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Shoulder Pain Treatment


I am the moderator for a repetitive strain injury Q&A website.  This athlete’s question was so perfect for so many readers of Flexible Athlete blog that I had to share it with you here.

And I’m going to give you the shoulder pain treatment I recommended!

The Issue:  Shoulder Pain from Rowing


Here is the athlete’s message:

"The day following an intense 500 meter rowing sprint race, I had difficulty raising both arms over my head to serve a tennis ball…though I still played through it.


Next came a week of daily tennis during which I felt a more intense ache in serving attempts, but no discomfort whatsoever hitting groundstrokes. (This is an important clue to his pain!  More on this as you read on.)

One final backhand follow-through and I was hurting too much for any over-the-counter pain pills to work.  It’s been 2 weeks and a few physical therapy sessions since then and all I have to show for it is the pain. 

It is difficult to pinpoint, but it feels like either the intercostal muscles or my serratus anterior.  I’m also now feeling pain wrapping around the area just under the right shoulder blade.

I’m uncertain both about the diagnosis and whatever therapy can hasten my return the sports I love."

The Explanation:  Cause of Shoulder Pain from Rowing


Shoulder pain is a common injury for rowers because of the movement and also because of the addition of the resistance given by the water. If you love using water sports to exercise your body, including swimming, this message is important to prevent shoulder pain.

The three key muscles that cause shoulder pain are the infraspinatus (on the shoulder blade), latissimus dorsi (on the bottom of the shoulder blade) and to a lesser degree, the pectoralis minor (the top of the chest, just in front of the shoulder).

When this athlete was rowing he was powerfully pulling the oar through the water, a movement that repeatedly involved his infraspinatus muscle and latissimus dorsi.  Click on the links to take a look at the action of the muscle for a clearer understanding as to how rowing can cause these two muscles to become strained.


The Important Clue to the Shoulder Pain Issue:


When you have your arms up, such as when you are serving in tennis as this athlete was, the latissimus dorsi muscle brings the arm back down.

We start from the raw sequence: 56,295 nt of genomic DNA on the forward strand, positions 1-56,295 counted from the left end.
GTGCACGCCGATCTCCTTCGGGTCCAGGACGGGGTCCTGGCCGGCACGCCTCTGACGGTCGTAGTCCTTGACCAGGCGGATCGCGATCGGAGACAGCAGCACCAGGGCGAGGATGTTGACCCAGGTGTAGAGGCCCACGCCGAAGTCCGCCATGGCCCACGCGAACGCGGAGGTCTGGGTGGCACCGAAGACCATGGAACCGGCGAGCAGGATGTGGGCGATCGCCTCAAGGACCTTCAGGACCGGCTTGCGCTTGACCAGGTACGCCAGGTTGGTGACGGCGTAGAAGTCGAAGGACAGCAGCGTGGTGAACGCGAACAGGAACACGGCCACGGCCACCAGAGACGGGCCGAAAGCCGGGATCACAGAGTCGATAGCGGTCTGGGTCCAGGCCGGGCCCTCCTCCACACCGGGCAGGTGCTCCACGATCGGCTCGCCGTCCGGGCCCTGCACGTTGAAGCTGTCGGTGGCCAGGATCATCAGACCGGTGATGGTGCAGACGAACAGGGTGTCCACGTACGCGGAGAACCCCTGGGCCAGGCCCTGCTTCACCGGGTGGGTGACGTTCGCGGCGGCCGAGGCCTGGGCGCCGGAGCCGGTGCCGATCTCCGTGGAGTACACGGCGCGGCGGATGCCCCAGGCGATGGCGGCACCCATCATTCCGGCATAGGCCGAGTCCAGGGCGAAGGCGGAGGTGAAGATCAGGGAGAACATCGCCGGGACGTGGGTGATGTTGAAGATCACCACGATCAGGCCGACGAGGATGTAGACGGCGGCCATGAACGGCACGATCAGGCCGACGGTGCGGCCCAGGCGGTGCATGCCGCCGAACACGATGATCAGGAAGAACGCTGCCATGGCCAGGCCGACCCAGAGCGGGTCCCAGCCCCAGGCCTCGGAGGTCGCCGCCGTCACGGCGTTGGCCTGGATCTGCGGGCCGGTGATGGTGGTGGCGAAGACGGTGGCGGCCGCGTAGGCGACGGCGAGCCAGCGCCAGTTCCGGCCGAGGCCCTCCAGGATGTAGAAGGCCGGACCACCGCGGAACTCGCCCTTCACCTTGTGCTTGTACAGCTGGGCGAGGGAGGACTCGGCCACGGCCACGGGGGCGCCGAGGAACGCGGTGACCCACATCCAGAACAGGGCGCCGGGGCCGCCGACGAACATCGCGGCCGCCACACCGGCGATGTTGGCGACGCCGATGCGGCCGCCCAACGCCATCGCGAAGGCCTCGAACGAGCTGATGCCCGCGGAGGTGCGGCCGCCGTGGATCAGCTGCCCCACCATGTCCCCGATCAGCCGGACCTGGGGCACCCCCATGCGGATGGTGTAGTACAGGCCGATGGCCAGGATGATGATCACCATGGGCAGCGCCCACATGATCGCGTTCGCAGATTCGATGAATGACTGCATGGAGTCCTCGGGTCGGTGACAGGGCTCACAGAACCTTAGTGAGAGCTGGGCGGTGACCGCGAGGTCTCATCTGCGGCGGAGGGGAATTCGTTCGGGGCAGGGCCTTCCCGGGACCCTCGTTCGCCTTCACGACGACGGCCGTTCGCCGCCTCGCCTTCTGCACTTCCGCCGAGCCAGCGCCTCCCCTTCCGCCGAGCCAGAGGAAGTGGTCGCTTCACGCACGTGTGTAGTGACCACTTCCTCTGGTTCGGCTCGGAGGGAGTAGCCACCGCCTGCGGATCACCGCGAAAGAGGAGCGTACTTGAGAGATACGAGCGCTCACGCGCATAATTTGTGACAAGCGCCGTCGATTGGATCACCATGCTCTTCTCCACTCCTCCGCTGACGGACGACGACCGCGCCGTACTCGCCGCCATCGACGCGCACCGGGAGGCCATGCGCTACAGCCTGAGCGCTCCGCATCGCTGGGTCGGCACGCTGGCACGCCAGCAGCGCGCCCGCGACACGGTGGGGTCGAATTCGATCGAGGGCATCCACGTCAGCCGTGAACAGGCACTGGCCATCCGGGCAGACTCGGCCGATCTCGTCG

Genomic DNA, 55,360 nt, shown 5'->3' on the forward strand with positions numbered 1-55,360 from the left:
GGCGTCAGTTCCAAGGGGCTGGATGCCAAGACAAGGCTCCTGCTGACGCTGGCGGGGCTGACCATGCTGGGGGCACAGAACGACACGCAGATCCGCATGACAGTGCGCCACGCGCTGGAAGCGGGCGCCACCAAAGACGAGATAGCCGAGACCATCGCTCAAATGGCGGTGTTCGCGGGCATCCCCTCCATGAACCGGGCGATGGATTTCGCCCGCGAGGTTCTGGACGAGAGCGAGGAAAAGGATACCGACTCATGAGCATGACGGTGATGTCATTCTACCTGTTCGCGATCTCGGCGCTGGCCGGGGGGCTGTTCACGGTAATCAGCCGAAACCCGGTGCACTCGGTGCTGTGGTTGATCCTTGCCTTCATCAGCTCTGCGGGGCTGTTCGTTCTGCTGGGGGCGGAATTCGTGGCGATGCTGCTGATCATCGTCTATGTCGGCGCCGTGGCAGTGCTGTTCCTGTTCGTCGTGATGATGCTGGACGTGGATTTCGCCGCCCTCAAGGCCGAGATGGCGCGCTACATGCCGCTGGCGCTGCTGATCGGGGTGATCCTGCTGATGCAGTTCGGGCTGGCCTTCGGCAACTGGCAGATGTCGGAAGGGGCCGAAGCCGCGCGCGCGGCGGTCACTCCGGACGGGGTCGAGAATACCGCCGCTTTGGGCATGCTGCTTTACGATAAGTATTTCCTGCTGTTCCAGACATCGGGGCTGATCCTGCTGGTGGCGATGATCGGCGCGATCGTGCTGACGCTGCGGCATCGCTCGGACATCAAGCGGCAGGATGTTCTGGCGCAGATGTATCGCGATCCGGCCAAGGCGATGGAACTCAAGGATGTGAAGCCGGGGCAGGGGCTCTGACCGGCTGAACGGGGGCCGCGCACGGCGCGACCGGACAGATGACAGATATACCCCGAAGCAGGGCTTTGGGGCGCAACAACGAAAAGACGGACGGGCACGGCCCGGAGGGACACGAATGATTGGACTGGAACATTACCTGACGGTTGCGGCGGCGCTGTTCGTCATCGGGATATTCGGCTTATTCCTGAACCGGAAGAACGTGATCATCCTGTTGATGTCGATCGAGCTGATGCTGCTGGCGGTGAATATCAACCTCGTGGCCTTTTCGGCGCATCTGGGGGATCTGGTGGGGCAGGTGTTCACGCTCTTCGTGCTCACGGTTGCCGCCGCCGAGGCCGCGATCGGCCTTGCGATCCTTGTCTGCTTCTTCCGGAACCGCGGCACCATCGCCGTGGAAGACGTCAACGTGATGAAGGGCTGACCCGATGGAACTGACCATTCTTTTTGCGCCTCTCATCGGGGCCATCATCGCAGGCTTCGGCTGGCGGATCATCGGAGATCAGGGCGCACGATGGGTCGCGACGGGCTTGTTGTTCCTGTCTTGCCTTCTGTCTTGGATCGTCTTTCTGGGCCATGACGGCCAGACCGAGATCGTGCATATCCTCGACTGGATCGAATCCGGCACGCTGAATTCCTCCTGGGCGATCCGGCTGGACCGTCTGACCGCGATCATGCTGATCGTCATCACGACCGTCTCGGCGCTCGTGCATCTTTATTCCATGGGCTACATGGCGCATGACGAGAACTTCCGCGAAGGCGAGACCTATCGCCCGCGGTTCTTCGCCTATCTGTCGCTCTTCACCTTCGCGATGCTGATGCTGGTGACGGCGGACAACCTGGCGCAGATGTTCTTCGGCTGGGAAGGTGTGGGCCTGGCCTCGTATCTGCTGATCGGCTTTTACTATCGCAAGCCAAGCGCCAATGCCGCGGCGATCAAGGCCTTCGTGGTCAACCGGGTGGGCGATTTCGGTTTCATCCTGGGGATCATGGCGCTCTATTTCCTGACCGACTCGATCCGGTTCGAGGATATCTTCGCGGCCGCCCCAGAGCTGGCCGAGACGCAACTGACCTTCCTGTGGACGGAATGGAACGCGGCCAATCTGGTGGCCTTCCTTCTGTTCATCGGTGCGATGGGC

However, this athlete had shortened this muscle from having so many trigger points (muscle knots) by overusing it which prevented him from easily raising his arm up to serve.

The shortened latissimus dorsi pulled on the attachment close to his shoulder which caused his pain.  If he had continued playing much longer, especially with the speed and strength needed to play tennis, he could have caused muscle fibers to tear.

Shoulder Pain Treatment:

To treat your latissimus dorsi, place the Trigger Point Treatment Ball in front of your shoulder blade, as shown in the picture.

This is also the location for treating your infraspinatus so you can actually do both treatments at the same time, it’s just a matter of a slight angle change with your body pressure.

Lean into a wall applying pressure to the muscle.  Hold for 30-60 seconds on any tender spots.  These tender spots are trigger points and are what’s causing your pain.  You will feel the tenderness dissipate as you place pressure.

If you place the ball in front of the border of the shoulder blade you are on your latissimus dorsi.

If you place the ball on the flat surface of the shoulder blade you are on your infraspinatus.

Both muscles need to be treated to eliminate shoulder pain so just keep searching for those “tender spots” and release each one you find.

Once you feel the muscle release you can then safely stretch.

Bringing your arm forward and across your body to stretch your infraspinatus then raise your arm overhead stretch your arm toward the center of your body to stretch the latissimus dorsi.

I suggest you do the Upper Body Session in the Focused Flexibility Training system.

Both treatments and stretches are easy to do, but it could take you a bit of time if your muscle is extremely shortened from trigger points.  However the results are well worth your time and energy!

Please feel free to comment on this subject via my inquiry form - click here

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